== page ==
Virginia Sailors Break World Record for Doublehanded Dinghy Distance Sailing

A Doublehanded Journey of 419 Miles on the Bay

In May, Virginia sailors Peter Patnaude and Rob Perera broke the world record for doublehanded dinghy distance sailing by sailing up the Chesapeake from Hampton to Baltimore and back and clocking 419 miles. Here are some particulars and insights that Peter shared with SpinSheet about the journey.

Photos courtesy of Peter Patnaude

How did the idea come about?

Since starting Fathom Sailing Leadership Institute at Christopher Newport University over three years ago I have always wanted my own sailing story to share and inspire the young sailors that come through our program. I wanted to be an example of how you could use your passion for sailing to do some good in their communities.

And then maybe a little over a year ago, I saw this article about two Royal Navy Officers that broke this double-handed record. I thought I could do that and the Chesapeake has to be better conditions than the English Channel, right?

So, the idea started to form that I could use this record attempt to help raise awareness for Donate Life, organ donation registration. Organ Donation has been very close to our hearts as well as the efforts of the Tyler Patnaude Foundation. Tyler’s grandfather was an organ recipient, which inspired him while in Youth in Government to write a bill for including Organ Donation education in Driver's Education in the State of Texas. Tyler was also a donor, and we are proud he made the choice to help others. (More of this story is on our foundation’s website)

This all became a reality when I told Rob Perera about the idea. Rob often invited Tyler to sail in Thistle regattas, and Tyler looked up to him. Rob is also a lot better sailor than I am, so I knew I would need that.

We decided to submit our application for the record to the Guinness World Book of Records utilizing a Flying Scot and a nearly complete loop of the Chesapeake Bay. We selected the Scot, because of the stability and weight of our supplies.

Tell us about the ride.

We departed Hampton Yacht Club on a Saturday morning (May 18). The wind was too light at dawn, but we finally decided to push out anyways around 9:40 a.m.

We followed our plan to first follow the Chesapeake Bay Bridge-Tunnel across to the Eastern Shore and then head north. Halfway across, we decided to have a hot lunch because the wind was still light. It was the last dry and unrushed meal I ate. The wind picked up to the point we had to reef the sails.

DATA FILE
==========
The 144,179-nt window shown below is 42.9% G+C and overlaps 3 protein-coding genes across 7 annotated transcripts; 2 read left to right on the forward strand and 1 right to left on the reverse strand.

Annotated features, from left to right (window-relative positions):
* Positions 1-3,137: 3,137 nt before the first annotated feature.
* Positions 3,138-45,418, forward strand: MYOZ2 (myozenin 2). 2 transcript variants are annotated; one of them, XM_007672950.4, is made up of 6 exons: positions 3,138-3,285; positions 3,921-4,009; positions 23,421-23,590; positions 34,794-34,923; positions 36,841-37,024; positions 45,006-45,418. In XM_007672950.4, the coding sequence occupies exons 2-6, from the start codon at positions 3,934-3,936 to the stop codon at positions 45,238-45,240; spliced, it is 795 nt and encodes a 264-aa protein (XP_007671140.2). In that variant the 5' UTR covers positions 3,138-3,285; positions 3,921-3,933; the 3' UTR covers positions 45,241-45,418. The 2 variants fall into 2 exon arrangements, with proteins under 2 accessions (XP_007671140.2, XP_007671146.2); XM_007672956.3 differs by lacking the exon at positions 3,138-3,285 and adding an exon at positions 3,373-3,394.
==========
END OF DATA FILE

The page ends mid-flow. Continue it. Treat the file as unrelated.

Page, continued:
Peter Patnaude

From that point on, we had maybe 4-6 hours of light wind during the entire rest of the journey. The first day and evening where fairly uneventful, but because of the speed and waves, it was difficult for one person to handle the boat, so we each got maybe two half-hour naps.

The second day was probably our most enjoyable day. We were not yet totally exhausted, and we enjoyed the beauty of the Bay and Eastern Shore. Because we still had plenty of wind, we stayed as far east as we could, without getting into some shallow water near Tangier and Smith Islands. By dinner time, we felt the excitement of hitting a big milestone as we crossed under the Bay Bridge near Annapolis.

At this point, the wind lightened some, and we put up the spinnaker for a couple of hours, before the wind pushed us up into our first near capsize and we were back to reefing the sail. We also began planning our turn-around point. We had selected a couple of options because we were unsure how much our tacking would add to our total distance, and we didn’t want to be short of the record when we got back to the southern end of the Bay. Thankfully, we felt we were able to sail up the Patapsco River as planned and use a loop of Fort Carroll as the turning point.

Scary clouds had gathered…

We didn’t get to enjoy the skyline of Baltimore for long as very scary clouds had gathered and we were getting some ominous weather reports. The storm hit quickly. We had to reef later than we should have. From there it was “survival mode” sailing and difficult beating into the wind to get back down the river. We barely noticed the sunset as we were working very hard, but we did notice some emergency lights on shore and actually though they could be for us. The sailing for the next few hours would exhaust us for the rest of the trip.

The second night we got a couple more 15- to 20-minute naps in the wet bottom of the boat with spray hitting us. The waves were 4-7 feet (tall), and we were bailing water often. Although it was cold, we couldn’t use any of our sleeping gear and slept in our foul-weather clothing the best we could. Twenty minutes of shut eye felt luxurious.